Namibia. The government’s decision in December 1999 to allow Angolan government soldiers to persecute UNITA rebels in Namibia led to unrest in the border area during the year. Several towns in the northern Namibia and the Caprivi Strip were subjected to shelling and looting by suspected UNITA soldiers who fled across the border from the Angolan army. Three French tourists were shot dead in January, and in July, more than 50 Namibian civilians were killed in the first half of the year.
- ABBREVIATIONFINDER: Offers three letter and two letter abbreviations for the country of Namibia. Also covers country profile such as geography, society and economy.
1982-90 Continued liberation struggle
Therefore, neither South Africa nor multinational capital had a greater interest in a negotiated solution let alone the independence of the country, and therefore the colonial power increased military spending by 30% and intensified the fight against PLAN – SWAPO’s military branch. At the end of 1982 and the beginning of 83, the war continued along the entire border with Angola. The fighting also spread south, where the SWAPO guerrillas carried out bold attacks – also within the so-called “iron triangle” at the town of Grootfontein, where the most important of the South African forces were concentrated.
Internationally, a diplomatic contact group consisting of France, the United States, the United Kingdom, West Germany and Canada was established. It put forward a five-point plan for transition to independence, but this suffered shipwreck. First and foremost because South Africa had the condition that all Cuban military forces should be withdrawn from Angola, while its own investments in Namibia should not be affected by the transition to independence. SWAPO, on the other hand, could not accept the privileges the proposal for a new constitution would give the people of European descent, nor the inherent barriers to subsequent revision of the constitution. At the same time, the liberation movement demanded that future elections be monitored by the UN, which was rejected by Pretoria.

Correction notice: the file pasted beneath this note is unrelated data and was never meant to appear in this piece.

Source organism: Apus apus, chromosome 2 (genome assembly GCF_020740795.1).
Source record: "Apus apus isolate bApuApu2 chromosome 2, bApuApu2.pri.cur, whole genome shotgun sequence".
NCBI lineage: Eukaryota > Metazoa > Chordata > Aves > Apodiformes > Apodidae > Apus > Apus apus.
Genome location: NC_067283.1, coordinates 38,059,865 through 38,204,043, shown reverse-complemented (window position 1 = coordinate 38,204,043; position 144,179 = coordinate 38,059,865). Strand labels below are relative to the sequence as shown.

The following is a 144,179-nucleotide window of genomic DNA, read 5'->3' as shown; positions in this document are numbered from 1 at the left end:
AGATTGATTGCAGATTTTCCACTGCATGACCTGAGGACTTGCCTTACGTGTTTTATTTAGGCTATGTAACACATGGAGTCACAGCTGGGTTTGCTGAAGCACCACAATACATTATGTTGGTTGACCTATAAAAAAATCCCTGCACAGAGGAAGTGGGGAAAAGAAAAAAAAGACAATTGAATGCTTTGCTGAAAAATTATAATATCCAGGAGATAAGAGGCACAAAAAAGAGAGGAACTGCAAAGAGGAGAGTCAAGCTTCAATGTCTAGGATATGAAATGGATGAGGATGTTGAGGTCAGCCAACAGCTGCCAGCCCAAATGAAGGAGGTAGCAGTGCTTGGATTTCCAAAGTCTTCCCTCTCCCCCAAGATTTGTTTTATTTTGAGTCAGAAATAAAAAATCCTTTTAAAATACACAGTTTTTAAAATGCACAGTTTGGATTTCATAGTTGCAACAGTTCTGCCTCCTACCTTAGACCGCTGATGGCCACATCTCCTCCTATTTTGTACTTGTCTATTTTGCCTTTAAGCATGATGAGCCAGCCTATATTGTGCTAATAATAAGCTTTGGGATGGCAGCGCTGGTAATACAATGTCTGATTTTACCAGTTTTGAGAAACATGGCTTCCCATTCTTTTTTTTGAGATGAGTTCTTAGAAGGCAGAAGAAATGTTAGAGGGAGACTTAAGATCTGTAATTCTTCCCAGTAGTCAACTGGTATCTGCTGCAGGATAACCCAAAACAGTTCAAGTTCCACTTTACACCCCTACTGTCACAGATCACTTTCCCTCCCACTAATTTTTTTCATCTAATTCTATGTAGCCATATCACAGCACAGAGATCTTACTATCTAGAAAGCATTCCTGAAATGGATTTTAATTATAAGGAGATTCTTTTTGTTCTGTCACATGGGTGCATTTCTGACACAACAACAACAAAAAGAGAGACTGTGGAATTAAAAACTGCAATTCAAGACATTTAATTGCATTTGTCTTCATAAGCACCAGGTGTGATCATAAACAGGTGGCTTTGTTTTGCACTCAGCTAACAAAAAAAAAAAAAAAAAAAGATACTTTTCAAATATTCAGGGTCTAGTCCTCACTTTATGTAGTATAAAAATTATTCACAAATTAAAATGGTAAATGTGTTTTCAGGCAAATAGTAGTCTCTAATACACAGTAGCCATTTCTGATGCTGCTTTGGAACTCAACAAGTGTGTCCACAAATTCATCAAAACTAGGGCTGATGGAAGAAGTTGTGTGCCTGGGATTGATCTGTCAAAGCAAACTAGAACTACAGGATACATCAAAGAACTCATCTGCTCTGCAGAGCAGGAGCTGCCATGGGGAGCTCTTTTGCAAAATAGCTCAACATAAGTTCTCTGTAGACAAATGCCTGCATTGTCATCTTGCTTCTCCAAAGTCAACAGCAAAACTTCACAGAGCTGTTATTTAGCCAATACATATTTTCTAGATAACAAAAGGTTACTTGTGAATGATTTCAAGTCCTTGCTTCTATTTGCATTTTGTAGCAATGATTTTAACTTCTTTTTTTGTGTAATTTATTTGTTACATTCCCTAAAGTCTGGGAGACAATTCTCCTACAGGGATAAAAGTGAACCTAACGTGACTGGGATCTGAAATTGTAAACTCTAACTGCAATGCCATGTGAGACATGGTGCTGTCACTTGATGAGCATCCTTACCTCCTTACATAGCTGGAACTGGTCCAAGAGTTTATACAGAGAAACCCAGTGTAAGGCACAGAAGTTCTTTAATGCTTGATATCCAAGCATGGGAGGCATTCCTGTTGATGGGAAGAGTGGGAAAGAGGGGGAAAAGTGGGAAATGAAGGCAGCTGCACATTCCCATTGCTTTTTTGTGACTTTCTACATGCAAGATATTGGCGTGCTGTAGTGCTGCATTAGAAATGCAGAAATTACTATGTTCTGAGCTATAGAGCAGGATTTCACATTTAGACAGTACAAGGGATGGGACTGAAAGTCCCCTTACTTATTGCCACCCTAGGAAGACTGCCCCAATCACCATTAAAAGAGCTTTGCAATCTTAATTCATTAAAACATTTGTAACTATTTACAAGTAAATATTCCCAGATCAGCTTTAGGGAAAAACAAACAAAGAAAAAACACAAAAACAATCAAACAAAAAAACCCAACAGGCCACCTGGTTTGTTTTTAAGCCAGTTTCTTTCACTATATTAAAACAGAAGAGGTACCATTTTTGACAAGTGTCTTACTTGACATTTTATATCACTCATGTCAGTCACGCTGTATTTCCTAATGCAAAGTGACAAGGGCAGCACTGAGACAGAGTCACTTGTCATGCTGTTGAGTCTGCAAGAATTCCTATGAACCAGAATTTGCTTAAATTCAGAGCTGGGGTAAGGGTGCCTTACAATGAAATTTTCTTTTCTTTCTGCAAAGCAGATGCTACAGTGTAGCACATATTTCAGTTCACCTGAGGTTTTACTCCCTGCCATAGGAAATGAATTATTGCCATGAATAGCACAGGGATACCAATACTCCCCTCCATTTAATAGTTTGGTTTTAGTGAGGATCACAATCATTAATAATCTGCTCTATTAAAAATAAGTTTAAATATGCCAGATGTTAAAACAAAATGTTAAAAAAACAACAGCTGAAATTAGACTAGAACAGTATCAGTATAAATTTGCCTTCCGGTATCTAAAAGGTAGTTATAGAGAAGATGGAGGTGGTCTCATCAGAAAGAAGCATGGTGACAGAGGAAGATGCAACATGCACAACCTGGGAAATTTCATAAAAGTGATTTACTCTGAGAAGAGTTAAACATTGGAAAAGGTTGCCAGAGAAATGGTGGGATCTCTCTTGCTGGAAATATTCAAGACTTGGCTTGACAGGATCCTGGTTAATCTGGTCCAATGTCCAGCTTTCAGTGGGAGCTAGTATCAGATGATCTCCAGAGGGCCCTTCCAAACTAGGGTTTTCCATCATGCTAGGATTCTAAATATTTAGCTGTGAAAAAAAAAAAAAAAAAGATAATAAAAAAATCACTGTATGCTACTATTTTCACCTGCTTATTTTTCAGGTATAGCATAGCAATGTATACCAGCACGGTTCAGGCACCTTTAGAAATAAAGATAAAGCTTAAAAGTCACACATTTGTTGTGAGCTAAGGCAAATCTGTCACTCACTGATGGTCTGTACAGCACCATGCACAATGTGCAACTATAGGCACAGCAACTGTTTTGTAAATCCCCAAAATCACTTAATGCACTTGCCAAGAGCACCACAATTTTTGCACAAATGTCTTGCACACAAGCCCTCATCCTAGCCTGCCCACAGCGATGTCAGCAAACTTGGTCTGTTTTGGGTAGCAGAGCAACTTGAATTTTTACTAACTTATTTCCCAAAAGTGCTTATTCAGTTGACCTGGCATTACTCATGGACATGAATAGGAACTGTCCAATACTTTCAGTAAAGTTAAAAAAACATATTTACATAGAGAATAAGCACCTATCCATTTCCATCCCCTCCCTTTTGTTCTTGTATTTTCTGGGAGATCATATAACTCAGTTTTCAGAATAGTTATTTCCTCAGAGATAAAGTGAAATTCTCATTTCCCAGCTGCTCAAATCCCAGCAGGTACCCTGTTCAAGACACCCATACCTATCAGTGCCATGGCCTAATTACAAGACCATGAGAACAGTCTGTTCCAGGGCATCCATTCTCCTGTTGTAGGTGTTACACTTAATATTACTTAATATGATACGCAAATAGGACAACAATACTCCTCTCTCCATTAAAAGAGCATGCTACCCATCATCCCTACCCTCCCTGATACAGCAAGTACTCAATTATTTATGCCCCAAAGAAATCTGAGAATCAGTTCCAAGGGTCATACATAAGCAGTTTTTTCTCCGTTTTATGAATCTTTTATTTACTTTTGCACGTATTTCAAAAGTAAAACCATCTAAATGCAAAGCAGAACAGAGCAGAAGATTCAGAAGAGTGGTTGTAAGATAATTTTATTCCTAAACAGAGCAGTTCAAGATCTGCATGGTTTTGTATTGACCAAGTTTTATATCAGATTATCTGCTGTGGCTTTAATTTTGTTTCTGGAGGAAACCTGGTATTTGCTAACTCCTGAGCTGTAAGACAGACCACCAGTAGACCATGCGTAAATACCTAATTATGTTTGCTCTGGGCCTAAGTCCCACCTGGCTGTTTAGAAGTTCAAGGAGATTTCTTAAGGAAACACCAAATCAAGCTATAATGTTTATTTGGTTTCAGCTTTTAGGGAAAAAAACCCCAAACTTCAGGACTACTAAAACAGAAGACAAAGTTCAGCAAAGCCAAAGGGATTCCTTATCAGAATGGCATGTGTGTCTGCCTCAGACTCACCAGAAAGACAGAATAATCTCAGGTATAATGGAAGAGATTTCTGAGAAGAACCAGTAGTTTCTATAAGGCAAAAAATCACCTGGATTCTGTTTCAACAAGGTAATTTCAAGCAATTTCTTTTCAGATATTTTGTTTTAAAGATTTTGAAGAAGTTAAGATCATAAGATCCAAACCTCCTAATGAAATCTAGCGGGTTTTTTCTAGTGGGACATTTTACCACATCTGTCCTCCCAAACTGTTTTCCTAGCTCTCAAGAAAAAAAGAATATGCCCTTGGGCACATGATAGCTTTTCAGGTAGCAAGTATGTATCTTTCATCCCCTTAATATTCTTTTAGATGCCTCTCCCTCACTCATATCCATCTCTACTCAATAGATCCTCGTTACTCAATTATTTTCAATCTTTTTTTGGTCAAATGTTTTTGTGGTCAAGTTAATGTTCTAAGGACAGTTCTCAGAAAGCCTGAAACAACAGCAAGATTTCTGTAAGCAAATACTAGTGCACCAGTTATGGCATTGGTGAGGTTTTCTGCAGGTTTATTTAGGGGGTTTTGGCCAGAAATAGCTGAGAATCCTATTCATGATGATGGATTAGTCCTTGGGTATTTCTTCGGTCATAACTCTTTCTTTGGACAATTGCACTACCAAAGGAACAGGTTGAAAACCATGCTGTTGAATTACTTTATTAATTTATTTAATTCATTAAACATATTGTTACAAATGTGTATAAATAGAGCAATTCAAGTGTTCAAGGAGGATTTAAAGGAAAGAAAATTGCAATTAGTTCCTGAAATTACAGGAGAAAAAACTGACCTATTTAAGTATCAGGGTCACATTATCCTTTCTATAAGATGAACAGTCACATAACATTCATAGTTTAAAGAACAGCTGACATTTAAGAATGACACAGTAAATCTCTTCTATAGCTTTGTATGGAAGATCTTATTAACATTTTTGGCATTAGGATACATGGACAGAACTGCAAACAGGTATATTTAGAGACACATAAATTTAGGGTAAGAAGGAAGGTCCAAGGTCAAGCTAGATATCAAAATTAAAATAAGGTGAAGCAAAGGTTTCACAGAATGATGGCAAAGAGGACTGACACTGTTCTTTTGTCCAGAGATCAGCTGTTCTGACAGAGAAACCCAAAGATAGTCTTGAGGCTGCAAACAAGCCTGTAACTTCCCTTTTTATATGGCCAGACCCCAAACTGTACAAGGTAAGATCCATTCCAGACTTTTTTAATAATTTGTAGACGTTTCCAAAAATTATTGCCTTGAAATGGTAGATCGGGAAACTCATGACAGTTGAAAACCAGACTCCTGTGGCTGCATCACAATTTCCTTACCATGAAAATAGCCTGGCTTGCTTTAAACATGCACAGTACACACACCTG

In 1983, South Africa dissolved the interim government led by the Democratic Turnhalle Alliance (DTA, the Democratic Turnhalle Alliance). The background was that although the alliance was closely linked to Pretoria, it began to take a critical stance on certain aspects of apartheid. Thus, South Africa’s attempt to obtain minimal support for the population ultimately suffered shipwreck. The administration of Namibia was again entrusted to a colonial governor appointed directly by South Africa’s Prime Minister PW Botha. This immediately caused France to withdraw from the contact group.
In February, representatives of the governments of Angola and South Africa met in Zambia’s capital Lusaka in an effort to reach a solution to the wars in the southern part of the continent. They reached an agreement whereby South Africa should withdraw its occupation troops from southern Angola and conclude a ceasefire. In May, representatives from SWAPO and other Namibian parties met with representatives from South Africa in an attempt to start negotiations, but the meeting was unsuccessful due to the stiff attitude of the apartheid regime. Contrary to the February agreement, South Africa failed to pull its troops out of Angola, and the situation again went into hardship.
In June 85, Botha installed a “transitional government” based on the Multiparty Conference, which consisted of 6 multi-ethnic and European parties as well as a wing of the ruling South African party, the National Party. The new regime had only limited powers over internal affairs, and Pretoria retained full control over foreign and security policy. SWAPO was held outside.
According to COUNTRYAAH, the population of Namibia in 2000 was 1,794,460, ranking number 146 in the world. The population growth rate was 1.970% yearly, and the population density was 2.1798 people per km2.